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Long-Distance Transportation Causes Temperature Stress in the Honey Bee, Apis mellifera (Hymenoptera: Apidae)

Melicher, Dacotah, Wilson, Elisabeth S, Bowsher, Julia H, Peterson, Steve S, Yocum, George D, Rinehart, Joseph P
Environmental entomology 2019 v.48 no.3 pp. 691-701
Apis mellifera, air flow, antimicrobial peptides, crops, economic impact, gene expression, heat stress, honey bees, methylation, pheromones, pollination, protein folding, shipping, temperature, thermoregulation, transcription (genetics), transportation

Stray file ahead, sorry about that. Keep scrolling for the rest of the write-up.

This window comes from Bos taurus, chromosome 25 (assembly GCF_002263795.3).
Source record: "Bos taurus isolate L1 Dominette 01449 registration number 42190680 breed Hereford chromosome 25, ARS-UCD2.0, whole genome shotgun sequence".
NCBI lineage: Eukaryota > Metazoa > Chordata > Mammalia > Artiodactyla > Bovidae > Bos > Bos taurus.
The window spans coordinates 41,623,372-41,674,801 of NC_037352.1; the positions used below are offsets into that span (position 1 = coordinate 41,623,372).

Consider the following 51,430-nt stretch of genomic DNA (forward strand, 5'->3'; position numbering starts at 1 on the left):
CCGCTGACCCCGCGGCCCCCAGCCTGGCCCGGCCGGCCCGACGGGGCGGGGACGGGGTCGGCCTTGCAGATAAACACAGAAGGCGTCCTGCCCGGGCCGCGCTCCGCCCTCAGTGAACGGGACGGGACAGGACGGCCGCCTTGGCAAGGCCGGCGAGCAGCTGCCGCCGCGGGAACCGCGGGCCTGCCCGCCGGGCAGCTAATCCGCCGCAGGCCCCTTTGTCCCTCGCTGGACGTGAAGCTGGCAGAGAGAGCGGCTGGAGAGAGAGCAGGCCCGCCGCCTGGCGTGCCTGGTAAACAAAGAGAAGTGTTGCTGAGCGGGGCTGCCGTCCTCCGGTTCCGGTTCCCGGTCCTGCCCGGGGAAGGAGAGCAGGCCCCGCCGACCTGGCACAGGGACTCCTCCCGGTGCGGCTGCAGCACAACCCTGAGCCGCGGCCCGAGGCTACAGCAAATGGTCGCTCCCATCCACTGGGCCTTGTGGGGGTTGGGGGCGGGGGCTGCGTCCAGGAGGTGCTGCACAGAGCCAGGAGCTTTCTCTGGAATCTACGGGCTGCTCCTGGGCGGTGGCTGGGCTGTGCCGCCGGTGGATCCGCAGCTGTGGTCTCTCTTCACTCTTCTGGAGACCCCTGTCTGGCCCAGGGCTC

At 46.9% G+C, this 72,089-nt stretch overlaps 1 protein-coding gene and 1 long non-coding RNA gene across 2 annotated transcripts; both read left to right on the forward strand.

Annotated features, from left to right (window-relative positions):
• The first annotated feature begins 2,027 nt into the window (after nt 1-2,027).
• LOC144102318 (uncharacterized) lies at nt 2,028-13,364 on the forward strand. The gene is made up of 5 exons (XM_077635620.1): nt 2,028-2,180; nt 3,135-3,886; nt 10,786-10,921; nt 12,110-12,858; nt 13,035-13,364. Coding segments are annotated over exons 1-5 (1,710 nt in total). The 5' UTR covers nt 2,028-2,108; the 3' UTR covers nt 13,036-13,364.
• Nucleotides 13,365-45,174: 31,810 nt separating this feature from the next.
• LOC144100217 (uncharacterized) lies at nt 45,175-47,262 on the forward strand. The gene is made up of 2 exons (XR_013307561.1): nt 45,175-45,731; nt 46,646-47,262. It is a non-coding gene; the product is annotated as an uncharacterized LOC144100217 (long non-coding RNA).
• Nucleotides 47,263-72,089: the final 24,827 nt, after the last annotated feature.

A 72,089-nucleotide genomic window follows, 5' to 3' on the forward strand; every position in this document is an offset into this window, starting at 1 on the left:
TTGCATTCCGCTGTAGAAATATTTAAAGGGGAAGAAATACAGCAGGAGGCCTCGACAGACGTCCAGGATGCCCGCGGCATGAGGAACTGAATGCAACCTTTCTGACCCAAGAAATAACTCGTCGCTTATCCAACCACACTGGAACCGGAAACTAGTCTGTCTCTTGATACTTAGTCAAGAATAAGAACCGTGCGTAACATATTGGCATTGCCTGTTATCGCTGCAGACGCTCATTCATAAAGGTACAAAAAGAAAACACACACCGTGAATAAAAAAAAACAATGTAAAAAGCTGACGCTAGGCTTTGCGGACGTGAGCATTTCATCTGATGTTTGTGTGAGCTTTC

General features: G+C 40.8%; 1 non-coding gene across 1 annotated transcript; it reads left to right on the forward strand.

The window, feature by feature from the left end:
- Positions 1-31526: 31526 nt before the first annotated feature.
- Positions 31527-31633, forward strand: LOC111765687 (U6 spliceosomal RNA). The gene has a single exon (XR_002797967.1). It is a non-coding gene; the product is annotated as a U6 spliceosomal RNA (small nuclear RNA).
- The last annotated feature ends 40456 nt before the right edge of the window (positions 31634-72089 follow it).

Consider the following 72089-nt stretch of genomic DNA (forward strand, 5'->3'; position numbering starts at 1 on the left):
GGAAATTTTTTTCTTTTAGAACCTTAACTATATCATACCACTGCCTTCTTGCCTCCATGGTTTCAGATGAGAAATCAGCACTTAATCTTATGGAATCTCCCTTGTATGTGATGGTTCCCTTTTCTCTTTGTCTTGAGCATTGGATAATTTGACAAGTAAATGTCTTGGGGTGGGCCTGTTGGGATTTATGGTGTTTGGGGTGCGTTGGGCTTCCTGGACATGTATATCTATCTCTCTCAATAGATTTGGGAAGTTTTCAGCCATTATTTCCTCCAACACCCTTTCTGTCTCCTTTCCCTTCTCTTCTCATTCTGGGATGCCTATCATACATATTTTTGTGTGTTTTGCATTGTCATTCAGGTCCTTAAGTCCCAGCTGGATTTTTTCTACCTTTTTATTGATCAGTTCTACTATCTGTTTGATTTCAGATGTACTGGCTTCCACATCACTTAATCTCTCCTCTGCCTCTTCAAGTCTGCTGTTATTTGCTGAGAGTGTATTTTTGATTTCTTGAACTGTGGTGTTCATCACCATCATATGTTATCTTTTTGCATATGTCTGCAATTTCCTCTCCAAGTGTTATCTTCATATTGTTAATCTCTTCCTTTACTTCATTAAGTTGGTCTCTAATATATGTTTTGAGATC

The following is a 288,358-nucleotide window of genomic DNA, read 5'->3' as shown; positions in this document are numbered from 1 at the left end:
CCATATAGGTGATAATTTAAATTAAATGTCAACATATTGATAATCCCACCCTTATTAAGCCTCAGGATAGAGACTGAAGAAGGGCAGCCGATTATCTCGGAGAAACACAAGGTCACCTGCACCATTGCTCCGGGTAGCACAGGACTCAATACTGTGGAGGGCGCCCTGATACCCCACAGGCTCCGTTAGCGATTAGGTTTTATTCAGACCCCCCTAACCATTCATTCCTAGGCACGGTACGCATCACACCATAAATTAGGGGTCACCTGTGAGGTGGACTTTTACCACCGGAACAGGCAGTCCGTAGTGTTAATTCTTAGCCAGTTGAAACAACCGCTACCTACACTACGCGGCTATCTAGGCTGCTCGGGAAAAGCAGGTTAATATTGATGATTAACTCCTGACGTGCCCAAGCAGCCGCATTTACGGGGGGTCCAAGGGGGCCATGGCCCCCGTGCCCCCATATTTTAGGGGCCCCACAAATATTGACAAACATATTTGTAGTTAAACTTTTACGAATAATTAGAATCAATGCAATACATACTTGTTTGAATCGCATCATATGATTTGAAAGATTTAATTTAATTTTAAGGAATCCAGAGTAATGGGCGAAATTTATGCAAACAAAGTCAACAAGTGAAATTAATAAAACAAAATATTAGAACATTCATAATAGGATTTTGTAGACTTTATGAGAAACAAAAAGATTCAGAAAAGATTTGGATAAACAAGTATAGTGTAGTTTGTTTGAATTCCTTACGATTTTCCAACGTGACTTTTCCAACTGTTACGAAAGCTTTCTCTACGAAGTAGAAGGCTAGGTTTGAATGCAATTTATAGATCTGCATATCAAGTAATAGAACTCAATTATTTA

Pollination services provided by the honey bee, Apis mellifera (Hymenoptera: Apidae, Linnaeus, 1758) have broad economic impacts and are necessary for production of a diversity of important crops. Hives may be transported multiple times per year to provide pollination. To test how temperature may contribute to transportation stress, temperature sensors were placed in hives in different locations and orientations on the trailer during shipping. Colony size prior to shipping significantly contributed to loss of population immediately after shipping which contributed to colony failure with smaller colonies more likely to fail and fail faster. Colony size also affects thermoregulation and temperature stress. Internal hive temperature varies significantly based on location and orientation. While colonies near the front and rear of the trailer and those oriented toward the center aisle had significantly different average internal temperatures, colony size best predicts loss of thermoregulation. Additionally, we profiled gene expression at departure, on arrival, and after a recovery period to identify transcriptional responses to transportation. Functional and enrichment analysis identified increased methylation and decreased ribosomal and protein-folding activity. Pheromone and odorant-binding transcripts were up-regulated after transportation. After recovery, transcripts associated with defense response, immune activity, and heat shock decreased, while production of antibiotic peptides increased. We conclude that hives experience considerable temperature stress possibly caused by turbulent airflow in exposed locations. Transportation stress should be considered an important component of annual colony losses which can be mitigated with improved management strategies.